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Doctors who trained abroad help drive up overall numbers in uk

There is a problem with retaining doctors
Tess de la Mare (PA)

MORE international than UK-trained doctors joined the medical register for the first time ever this year, according to data released last week.

Research by the General Medical Council (GMC) found that doctors who trained abroad helped to push the numbers of those licensed to practice in the UK to more than a quarter of a million.

In its workforce report, which is based on mid-year figures between 2012 and 2019, the GMC said abolishing the cap on the number of doctors recruited from outside the EU was one of the biggest driving factors.

But it warned that UK healthcare's reliance on international doctors exacerbated the problem of retention, as they are more likely to leave after a shorter period of practising.

The report found that many gave up their UK licences to return to their country of origin, but that workload and lack of support in the workplace was also an element.

Many said they felt like "outsiders" and felt they did not have the support of their peers.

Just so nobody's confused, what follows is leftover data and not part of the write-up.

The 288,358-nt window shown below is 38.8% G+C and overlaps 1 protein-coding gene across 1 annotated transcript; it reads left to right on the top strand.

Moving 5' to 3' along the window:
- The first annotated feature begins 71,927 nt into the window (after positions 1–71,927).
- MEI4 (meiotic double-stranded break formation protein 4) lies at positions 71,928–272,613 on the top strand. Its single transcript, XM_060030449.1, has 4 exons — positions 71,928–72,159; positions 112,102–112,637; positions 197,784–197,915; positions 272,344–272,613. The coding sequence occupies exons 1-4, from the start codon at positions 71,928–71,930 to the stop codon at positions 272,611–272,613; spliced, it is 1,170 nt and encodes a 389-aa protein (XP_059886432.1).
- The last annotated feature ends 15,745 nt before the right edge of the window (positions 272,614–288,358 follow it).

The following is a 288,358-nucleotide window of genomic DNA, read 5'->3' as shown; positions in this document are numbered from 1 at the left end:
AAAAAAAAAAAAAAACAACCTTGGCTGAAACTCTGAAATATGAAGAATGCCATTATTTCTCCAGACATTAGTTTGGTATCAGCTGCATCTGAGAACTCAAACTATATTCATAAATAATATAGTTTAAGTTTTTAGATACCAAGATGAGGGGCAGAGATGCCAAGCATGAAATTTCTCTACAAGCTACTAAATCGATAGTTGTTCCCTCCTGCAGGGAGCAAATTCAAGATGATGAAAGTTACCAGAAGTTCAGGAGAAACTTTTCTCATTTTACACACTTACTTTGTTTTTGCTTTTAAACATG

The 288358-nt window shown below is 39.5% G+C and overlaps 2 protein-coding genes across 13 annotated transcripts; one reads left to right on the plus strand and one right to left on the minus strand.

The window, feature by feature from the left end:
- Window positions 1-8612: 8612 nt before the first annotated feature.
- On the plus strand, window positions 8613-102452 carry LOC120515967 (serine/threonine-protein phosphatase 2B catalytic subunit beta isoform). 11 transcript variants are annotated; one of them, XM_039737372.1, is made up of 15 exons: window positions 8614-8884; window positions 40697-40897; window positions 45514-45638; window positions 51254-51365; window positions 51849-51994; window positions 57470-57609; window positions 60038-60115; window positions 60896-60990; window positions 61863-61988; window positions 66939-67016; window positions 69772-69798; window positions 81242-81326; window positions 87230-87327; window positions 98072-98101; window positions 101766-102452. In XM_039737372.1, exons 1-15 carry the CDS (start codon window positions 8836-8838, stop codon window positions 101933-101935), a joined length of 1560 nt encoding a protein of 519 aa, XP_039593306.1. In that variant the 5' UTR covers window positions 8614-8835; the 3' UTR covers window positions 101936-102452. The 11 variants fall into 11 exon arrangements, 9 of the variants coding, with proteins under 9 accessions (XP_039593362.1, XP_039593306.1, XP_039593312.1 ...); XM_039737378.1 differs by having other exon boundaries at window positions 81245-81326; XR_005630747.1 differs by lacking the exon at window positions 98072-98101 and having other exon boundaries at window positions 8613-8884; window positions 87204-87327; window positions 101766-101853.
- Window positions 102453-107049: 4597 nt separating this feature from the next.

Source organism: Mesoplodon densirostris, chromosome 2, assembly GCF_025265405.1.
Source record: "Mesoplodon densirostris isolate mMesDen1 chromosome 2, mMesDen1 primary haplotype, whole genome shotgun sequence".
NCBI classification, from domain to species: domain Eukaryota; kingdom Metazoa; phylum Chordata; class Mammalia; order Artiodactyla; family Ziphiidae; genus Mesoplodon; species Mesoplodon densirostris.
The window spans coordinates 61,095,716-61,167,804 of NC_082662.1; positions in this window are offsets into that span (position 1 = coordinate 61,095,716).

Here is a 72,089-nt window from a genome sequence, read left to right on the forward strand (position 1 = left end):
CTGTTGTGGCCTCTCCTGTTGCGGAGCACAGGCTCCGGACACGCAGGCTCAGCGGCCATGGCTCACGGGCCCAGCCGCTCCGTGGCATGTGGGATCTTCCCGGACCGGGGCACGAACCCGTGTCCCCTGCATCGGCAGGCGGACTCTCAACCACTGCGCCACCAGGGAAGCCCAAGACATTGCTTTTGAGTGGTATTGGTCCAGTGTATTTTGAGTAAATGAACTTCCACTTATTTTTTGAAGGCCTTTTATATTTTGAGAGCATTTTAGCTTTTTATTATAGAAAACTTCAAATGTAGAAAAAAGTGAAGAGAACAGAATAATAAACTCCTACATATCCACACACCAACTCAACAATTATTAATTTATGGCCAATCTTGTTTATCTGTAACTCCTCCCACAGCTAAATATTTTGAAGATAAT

"It's crucial that this valuable cohort of doctors are supported in their new roles and that they are working within effective clinical governance systems," the report said.

The GMC said more needed to be done to help foreign doctors access training and career progression opportunities.

Despite the Brexit vote, the GMC has not yet seen a decline in numbers of doctors from the EU joining the register. More doctors from eastern and central Europe and the Baltic countries join the UK medical register than from other parts of the EU.

One of the biggest risks to retention for doctors of all backgrounds was unmanageable workloads and having to work beyond their hours in order to keep up.

Half of a sample of 3,500 GPs said they worked beyond their weekly hours and felt they could not cope on a weekly basis compared to 26 per cent of doctors overall.

GPs reducing their hours in a bid to cope is also putting pressure on the NHS, the research found, with around a third having reduced their hours in the last 12 months.

Female doctors now make up 48 per cent of the workforce, up 20 per cent from 2012.

Tess de la Mare (PA)

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